One of the recent performance investigations led me to a piece of code that looked something like
It looks very innocent, but, as the name of the function suggests, there is a default argument involved
and, since luck is rarely on my side, Dummy constructor is not free
Because of this, every
with_default invocation would call this expensive constructor and cause all performance engineers some noticeable grief.
There are many ways to deal with this sadness. The most straightforward way is to use a shared static variable
but since we don’t want to deal with Static Initialization Order Fiasco, we can use a static local variable instead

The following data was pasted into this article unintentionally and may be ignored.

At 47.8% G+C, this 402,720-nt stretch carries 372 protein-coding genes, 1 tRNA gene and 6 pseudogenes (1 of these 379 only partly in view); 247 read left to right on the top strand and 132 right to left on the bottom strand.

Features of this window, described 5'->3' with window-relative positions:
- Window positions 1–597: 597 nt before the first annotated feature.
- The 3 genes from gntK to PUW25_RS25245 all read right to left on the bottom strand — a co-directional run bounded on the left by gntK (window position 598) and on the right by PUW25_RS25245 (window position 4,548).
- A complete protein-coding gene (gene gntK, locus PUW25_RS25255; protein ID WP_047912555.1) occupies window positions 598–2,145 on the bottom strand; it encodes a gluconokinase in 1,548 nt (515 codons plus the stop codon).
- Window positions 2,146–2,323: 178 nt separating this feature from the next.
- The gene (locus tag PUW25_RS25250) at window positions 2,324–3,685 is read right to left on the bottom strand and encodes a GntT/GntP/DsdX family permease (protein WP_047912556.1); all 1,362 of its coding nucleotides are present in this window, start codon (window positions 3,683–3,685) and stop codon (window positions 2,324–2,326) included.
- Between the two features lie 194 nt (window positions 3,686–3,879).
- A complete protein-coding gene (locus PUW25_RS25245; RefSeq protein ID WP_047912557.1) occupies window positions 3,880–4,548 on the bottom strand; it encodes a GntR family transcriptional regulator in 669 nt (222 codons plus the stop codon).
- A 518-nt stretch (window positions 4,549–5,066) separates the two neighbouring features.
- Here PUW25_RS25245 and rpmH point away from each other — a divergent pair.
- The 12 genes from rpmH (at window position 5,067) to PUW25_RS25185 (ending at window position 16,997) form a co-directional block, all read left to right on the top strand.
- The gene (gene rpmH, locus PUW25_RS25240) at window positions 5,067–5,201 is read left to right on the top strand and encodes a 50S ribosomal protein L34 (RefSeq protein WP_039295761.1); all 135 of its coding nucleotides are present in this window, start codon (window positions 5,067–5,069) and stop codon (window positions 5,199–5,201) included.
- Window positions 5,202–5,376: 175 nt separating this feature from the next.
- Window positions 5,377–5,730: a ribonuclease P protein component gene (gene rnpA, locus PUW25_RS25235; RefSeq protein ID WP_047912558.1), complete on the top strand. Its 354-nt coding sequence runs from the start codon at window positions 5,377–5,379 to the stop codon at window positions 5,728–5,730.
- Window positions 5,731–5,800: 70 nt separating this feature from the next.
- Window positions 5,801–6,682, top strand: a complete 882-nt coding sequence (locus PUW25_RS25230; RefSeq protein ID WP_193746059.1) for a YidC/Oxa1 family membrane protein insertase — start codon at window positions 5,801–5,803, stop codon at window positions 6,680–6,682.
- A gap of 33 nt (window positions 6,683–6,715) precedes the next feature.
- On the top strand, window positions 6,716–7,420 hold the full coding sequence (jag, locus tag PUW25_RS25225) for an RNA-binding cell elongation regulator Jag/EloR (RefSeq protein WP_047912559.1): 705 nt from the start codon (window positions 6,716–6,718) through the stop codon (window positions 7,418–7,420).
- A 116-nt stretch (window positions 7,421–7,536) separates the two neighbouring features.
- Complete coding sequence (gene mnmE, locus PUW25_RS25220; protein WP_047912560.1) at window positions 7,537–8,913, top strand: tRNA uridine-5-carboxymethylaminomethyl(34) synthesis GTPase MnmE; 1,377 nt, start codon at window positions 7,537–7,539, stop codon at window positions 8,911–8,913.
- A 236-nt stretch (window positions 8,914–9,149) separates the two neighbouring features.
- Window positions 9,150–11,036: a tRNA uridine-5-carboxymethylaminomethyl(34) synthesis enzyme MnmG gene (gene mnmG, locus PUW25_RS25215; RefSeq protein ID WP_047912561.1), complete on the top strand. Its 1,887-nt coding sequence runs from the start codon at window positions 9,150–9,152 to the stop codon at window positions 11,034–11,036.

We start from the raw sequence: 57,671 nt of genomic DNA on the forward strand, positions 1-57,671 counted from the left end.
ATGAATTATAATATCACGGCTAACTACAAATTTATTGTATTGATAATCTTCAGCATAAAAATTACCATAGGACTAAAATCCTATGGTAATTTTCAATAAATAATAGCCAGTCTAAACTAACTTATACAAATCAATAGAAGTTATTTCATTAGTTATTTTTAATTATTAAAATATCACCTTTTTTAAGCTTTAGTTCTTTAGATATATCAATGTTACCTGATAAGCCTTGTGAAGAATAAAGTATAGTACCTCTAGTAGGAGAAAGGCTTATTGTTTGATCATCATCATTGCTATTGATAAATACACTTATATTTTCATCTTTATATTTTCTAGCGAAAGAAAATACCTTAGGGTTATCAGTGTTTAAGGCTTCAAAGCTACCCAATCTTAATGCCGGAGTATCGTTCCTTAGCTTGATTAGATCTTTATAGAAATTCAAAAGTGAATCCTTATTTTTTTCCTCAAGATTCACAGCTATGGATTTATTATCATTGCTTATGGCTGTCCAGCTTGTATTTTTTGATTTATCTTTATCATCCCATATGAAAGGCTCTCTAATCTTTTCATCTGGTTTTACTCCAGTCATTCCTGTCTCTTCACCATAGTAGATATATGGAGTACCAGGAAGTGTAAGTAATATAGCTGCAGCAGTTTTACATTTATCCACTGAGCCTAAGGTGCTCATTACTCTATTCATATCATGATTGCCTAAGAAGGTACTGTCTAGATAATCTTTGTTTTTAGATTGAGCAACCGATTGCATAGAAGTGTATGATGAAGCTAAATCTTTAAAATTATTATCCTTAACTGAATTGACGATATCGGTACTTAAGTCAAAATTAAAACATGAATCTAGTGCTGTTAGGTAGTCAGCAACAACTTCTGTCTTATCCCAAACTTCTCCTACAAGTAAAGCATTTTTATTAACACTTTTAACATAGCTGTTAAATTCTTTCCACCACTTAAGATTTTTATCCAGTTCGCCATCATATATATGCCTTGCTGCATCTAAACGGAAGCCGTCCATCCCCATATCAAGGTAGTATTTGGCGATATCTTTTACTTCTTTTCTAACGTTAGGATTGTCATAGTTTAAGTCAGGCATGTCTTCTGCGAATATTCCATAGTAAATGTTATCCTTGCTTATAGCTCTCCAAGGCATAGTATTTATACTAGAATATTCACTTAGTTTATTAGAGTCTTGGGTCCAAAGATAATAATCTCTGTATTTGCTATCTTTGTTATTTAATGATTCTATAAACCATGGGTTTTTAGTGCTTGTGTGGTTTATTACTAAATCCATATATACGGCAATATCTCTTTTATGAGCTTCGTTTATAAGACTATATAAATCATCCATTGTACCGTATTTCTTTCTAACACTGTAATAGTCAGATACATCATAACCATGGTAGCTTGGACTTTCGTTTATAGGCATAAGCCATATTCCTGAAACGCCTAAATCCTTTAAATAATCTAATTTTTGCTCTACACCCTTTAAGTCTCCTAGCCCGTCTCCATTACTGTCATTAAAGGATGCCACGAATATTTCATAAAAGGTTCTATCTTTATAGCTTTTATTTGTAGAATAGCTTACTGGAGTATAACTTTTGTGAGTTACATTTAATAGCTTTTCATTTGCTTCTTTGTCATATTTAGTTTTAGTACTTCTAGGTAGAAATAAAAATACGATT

Both versions would prevent creating a new
Dummy instance for each invocation
and instead reuse a static global
or static local variable
Based on assembly alone, I’d expect both static usages to outperform our initial implementation, potentially with static global variable having a slight edge due, since it does not require an extra if that checks whether default is initialized. It’s finally time to check out assumptions
And the results are
So with_static_default is 1.2x faster than with_default and with_static_local_default is 1.4x faster than with_default and 1.2x faster than with_static_default. I was a bit surprised to see that with_static_local_default was the winner, but since its branch is easy to predict, it probably shouldn’t come as a big surprise.
In any case, the moral of the story is that performance considerations should be applied equally if not more to APIs than to implementation.